In the wake of Citicorp's decision last week to drop most fees for retail electronic transactions, industry observers said others would soon follow suit.
Citi's closest New York rivals in consumer banking, Chase Manhattan Corp. and Chemical Banking Corp., are expected to feel the most immediate impact - perhaps losing some customers to Citi's new pricing strategy.
If the move does indeed change market share, observers believe that institutions beyond the competitive reach of the nation's largest financial institution are likely to employ similar strategies in their own markets.
Citicorp's new pricing removed monthly charges and transaction fees from virtually every electronic delivery service, including PC-based banking, electronic bill payment, and screen-phone banking. "Foreign" automated teller machine transactions, in which customers use ATMs owned by other institutions, are the one type of electronic transaction for which Citicorp will still charge a fee .
"If Citibank is the only player doing it, I think in order to compete the other large players will have to do the same thing," said Alan Bergstrom, a managing director at Dove Associates, a Boston-based bank consulting firm.
Mac Jordan, an executive vice president at Atlanta-based consultant Speer & Associates, agreed. "Chemical and Chase will have to be consistent with whatever Citibank is doing," he said.
Chase and Chemical declined to talk about their strategic response to Citi's new pricing.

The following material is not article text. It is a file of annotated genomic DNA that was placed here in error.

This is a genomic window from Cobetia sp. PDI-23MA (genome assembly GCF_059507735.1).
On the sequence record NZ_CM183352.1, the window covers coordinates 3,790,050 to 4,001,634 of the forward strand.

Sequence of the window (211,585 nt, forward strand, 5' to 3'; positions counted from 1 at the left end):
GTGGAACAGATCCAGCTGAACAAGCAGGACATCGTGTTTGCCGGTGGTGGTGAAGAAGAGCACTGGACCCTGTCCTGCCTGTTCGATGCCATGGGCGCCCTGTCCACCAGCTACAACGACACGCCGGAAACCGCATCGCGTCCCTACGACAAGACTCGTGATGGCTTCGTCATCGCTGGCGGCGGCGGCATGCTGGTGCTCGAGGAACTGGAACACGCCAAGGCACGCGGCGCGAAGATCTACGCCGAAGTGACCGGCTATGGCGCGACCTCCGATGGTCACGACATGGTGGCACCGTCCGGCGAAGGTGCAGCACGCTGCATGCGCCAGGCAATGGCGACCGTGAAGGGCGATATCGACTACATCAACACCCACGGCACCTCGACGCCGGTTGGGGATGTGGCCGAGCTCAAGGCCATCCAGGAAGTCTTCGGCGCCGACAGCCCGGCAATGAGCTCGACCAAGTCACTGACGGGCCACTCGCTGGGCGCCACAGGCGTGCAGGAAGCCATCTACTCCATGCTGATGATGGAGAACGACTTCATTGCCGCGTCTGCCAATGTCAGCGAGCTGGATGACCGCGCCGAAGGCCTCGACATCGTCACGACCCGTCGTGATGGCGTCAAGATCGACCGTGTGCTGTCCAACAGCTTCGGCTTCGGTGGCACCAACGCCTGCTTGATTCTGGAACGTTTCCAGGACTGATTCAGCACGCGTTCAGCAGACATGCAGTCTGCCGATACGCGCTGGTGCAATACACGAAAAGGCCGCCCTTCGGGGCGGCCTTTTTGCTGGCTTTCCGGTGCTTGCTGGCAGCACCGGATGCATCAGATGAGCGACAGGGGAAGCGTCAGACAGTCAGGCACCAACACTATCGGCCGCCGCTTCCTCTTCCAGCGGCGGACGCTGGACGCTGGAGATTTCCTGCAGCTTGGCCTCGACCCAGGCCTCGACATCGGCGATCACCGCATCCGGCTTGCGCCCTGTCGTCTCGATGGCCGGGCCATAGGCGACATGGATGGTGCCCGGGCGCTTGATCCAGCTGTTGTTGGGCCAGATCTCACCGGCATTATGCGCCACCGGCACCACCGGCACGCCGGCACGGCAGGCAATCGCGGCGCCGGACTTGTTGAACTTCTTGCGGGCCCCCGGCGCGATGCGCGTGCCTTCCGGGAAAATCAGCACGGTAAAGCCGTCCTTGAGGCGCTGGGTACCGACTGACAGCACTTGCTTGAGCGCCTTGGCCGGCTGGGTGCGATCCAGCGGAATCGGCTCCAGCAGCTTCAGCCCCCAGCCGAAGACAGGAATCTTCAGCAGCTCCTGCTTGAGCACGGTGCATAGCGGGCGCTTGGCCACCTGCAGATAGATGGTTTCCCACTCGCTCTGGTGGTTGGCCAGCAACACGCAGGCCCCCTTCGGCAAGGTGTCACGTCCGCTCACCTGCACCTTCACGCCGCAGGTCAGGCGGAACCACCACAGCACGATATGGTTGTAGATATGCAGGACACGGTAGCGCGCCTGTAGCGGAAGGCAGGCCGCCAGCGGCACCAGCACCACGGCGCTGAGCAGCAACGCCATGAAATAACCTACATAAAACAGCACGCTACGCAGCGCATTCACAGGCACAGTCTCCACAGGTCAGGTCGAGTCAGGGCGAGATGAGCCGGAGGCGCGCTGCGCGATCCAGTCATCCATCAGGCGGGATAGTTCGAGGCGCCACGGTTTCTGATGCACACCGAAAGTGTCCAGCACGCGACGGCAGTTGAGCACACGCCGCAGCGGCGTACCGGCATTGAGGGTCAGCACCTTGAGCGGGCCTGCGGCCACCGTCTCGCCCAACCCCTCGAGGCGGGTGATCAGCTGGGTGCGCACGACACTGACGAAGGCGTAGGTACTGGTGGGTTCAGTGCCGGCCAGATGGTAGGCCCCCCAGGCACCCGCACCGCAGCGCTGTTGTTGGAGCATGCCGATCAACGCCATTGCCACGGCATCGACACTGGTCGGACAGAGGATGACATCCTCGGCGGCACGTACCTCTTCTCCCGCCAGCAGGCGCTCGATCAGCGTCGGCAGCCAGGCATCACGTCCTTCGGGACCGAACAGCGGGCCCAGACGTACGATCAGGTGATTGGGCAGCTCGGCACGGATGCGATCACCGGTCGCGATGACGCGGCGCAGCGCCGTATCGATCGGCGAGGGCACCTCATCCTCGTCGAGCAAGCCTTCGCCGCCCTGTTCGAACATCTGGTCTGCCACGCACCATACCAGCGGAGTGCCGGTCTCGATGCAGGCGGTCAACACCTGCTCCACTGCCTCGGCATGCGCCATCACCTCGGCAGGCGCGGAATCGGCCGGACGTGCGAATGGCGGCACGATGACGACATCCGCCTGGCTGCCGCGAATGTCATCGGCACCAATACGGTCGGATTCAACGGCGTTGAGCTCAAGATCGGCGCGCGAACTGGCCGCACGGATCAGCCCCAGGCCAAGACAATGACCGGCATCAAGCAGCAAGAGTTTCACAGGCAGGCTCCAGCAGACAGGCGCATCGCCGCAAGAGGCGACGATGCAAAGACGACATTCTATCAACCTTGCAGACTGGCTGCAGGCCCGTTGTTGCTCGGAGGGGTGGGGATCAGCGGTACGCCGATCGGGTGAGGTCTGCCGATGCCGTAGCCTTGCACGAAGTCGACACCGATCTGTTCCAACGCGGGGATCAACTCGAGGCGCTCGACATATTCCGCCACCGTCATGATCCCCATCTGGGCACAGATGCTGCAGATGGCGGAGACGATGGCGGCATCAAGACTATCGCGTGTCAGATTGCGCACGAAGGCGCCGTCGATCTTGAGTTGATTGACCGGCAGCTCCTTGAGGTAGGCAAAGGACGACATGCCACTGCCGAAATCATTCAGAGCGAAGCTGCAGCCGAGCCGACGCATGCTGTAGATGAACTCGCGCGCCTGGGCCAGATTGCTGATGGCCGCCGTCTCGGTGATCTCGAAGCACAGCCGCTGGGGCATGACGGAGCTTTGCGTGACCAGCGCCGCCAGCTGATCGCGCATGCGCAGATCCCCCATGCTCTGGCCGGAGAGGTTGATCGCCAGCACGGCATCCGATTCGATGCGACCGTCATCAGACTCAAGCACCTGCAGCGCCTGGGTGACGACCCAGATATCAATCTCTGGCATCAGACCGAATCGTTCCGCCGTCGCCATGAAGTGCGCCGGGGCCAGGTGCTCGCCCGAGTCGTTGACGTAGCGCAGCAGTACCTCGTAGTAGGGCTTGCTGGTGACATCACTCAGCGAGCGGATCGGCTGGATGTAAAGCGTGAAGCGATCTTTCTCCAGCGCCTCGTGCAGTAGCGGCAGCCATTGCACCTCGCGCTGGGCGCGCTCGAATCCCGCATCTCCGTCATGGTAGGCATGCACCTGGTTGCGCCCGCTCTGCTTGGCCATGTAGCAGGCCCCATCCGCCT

John A. Russell, chief communications officer at Banc One Corp., Columbus, Ohio, said, "I think it's a big shot at Chase and Chemical and will force the hand of other banks that are charging for their services."
Mr. Russell noted, however, that pricing at New York's money-center banks is not representative of retail banking nationwide. "West of New York, almost no one pays transaction fees for ATMs unless they use an interchange machine," he said.
However, several observers said they believe such a high-profile move could have a positive effect industrywide.
Banks have been struggling for years to correct pricing schemes that absurdly encourage consumers to use branches, which are the most costly of delivery channels.
And since Citi is not the only institution working to correct this situation - First Chicago Corp., for one, is taking another road to the same destination, opting to charge certain consumers for excessive use of branches - many believe that a trend toward saner pricing may be in the making.
Though some bankers applauded Citicorp's effort to encourage use of electronic services, many were surprised at, and perhaps a bit envious of, the favorable press the move received.
"It's a good publicity coup," said David J. Totaro, chief marketing officer at Dime Bancorp. And he admitted, "If you are trying to develop that business, then it does make sense to reduce or eliminate fees."
William M. Randle, director of marketing and strategic planning at Huntington Bancshares, Columbus, was also surprised at the attention given Citicorp.
He noted that the bank's move was similar in scope to Huntington's own attempts to get more customers accustomed to using "less expensive, more convenient" electronic banking applications.
"The difference is that the only usages of the ATM that are free are the ones that (Citicorp) owns, while we are allowing customers to use any ATM for free, which is different," he said.